Research shows that exercise benefits breast cancer survivors, but many do not stick with programs. What might appeal enough to increase adherence? A pilot study found that group exercise designed specifically for people surviving breast cancer resulted in more improvements to quality of life than similar exercise programming led by personal trainers. The study is available in Oncology Nursing Forum (2019; doi:10.1188/19.0NF.185-97).Read More
Great news for healthy older adults who may not be able to weight-train more than once a week. For 65- to 75-year-old men and women, supervised whole-body resistance training once weekly for 6 months led to significantly less inflammation, lower blood pressure and blood sugar levels, and better overall well-being.Read More
While group fitness is most popular in Salt Lake City, Los Angeles and New York City, using weights or resistance machines is most widespread in San Diego, Chicago, and the Cleveland, Akron and Canton areas of Ohio.
Virtual-based training—either streamed live or recorded in advance—is growing in popularity. The most prevalent home-based activities include body-weight exercise, Pilates, stretching, tai chi and yoga.Read More
As previously covered in this column, the Army is requiring a new, more rigorous fitness test, starting October 1, 2019. All soldiers will be required to pass the test to qualify for their military jobs, effective October 1, 2020.
To meet this challenge, the Army National Guard is looking for nearly 5,000 fitness instructors and buying approximately $40 million in workout equipment in the next 7 months.Read More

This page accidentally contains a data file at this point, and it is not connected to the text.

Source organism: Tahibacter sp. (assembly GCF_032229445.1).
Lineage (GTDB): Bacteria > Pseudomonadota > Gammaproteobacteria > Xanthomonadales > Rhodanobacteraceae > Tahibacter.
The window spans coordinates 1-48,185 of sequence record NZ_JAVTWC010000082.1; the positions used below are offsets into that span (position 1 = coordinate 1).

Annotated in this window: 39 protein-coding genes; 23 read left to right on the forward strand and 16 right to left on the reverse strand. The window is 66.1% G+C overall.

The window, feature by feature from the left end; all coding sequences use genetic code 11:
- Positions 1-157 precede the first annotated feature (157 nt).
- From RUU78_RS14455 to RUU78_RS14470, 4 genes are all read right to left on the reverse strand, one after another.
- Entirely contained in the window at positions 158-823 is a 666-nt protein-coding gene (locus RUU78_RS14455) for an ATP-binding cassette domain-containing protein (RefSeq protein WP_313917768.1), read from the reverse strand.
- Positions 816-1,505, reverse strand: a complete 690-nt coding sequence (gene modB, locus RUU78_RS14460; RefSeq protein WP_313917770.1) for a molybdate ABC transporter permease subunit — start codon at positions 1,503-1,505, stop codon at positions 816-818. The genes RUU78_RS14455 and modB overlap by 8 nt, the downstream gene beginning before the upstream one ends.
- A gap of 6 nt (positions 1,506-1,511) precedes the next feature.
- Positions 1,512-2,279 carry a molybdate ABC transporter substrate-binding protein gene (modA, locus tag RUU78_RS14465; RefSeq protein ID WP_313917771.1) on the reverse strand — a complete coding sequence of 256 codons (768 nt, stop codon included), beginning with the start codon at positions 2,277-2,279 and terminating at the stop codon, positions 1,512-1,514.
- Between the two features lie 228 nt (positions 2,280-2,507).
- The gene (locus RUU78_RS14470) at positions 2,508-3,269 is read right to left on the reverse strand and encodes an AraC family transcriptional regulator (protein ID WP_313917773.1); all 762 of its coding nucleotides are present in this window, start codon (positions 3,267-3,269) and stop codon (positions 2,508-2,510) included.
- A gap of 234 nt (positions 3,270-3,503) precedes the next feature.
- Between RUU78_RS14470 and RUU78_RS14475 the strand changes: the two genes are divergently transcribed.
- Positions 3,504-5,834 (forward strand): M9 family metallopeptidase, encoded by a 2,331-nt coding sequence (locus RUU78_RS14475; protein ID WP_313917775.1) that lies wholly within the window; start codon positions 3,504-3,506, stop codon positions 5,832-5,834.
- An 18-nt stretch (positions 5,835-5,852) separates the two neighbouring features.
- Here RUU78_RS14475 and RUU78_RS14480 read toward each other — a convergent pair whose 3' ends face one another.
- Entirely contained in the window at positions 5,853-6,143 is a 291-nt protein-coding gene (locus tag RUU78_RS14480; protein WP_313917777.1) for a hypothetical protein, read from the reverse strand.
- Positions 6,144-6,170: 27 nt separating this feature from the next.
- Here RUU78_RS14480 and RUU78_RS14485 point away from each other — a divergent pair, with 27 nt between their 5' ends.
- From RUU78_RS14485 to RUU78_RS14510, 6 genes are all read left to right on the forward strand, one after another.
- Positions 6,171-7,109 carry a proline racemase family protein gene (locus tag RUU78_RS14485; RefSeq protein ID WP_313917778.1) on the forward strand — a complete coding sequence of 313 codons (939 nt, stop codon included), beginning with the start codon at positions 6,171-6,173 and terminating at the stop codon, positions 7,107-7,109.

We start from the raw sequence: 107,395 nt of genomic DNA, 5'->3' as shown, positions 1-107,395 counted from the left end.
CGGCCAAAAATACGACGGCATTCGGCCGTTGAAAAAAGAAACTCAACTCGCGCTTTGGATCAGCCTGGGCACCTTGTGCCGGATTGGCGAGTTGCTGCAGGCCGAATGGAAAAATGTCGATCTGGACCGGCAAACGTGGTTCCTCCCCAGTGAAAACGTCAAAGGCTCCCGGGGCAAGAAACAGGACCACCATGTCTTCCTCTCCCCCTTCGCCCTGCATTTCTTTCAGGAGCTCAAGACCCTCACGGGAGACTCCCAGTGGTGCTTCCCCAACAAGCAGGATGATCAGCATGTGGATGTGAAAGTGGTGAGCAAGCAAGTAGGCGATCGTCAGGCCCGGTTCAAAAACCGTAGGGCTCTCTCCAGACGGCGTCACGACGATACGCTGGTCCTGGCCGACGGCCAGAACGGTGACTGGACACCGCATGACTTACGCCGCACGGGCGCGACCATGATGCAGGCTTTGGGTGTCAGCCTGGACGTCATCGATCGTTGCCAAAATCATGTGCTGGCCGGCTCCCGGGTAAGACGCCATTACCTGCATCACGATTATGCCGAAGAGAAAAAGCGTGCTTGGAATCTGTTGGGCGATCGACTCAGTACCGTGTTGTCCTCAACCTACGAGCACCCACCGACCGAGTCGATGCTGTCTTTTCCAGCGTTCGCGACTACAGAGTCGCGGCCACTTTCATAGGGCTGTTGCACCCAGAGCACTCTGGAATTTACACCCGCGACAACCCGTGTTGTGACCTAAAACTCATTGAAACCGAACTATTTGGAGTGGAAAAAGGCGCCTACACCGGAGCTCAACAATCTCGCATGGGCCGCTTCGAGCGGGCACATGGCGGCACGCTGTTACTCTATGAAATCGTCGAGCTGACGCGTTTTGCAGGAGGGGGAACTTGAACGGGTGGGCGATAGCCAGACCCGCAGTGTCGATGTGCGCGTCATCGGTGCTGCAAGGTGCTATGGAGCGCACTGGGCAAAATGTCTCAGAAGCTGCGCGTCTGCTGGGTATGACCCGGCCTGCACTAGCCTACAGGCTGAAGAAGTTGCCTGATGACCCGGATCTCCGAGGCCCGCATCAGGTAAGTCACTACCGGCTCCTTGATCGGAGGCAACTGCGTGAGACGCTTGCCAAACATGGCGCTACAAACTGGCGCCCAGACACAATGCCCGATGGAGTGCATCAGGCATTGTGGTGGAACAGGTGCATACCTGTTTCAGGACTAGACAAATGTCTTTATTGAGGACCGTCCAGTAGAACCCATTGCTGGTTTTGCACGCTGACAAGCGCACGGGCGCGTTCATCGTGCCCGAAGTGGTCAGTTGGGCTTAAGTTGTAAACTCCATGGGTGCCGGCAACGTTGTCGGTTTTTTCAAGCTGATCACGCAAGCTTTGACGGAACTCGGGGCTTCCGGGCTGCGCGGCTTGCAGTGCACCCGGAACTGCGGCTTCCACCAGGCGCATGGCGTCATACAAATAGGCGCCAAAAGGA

Active middle-aged men who were able to do more than 40 pushups had a significantly lower risk of heart disease events during a 10-year follow-up period than men who could do fewer than 10 pushups, according to a study reported in JAMA Network Open (2019; doi:10.1001/jamanetworkopen.2018.8341).Read More
Growth drivers for wearables in 2019 include more applications for hearable devices and stronger tracker integration into the healthcare market. In 2018, wearable shipments rose 27.5% overall, with 172.2 million products shipped. Greater sales of ear-worn wearables and a 54.3% increase in smartwatches are the main contributors for growth, according to data by International Data Corporation. In the United States, the number of smartwatches sold in 2019 is predicted to grow by 25% over last year, per the Consumer Technology Association.Read More
When it comes to being physically active, more Americans choose fitness pursuits over sports, according to the Sports & Fitness Industry Association’s 2019 SFIA Topline Report. The report is based on nationwide survey data across activity categories and includes responses from children (ages 6 and up) up to older adults. In 2018, fitness categories that use equipment reflected the highest growth. And, compared with 2013, at least 3.5% more Americans attended class-based exercises such as HIIT, cross-training, barre and yoga.Read More
Preliminary research on high-intensity training benefits may motivate people who prefer short training sessions and are concerned about diabetes risk. University of Glasgow researchers in Scotland found that 15-minute strength training workouts, done three times a week for 6 weeks, dramatically improved insulin sensitivity and boosted muscle size and strength among 10 young, overweight men.Read More
Many studies show that cardiorespiratory fitness improvements boost brain fitness in later life. New research in the Journal of Applied Physiology (2019; doi:10.1152/japplphysiol.01046.2018) reveals that effects may differ between men and women.Read More
Much research on cardiovascular training for brain fitness focuses on benefits to older adults (see below). A recent randomized clinical trial using parallel groups found that cardio training also increases executive function in adults as young as 20 years old.Read More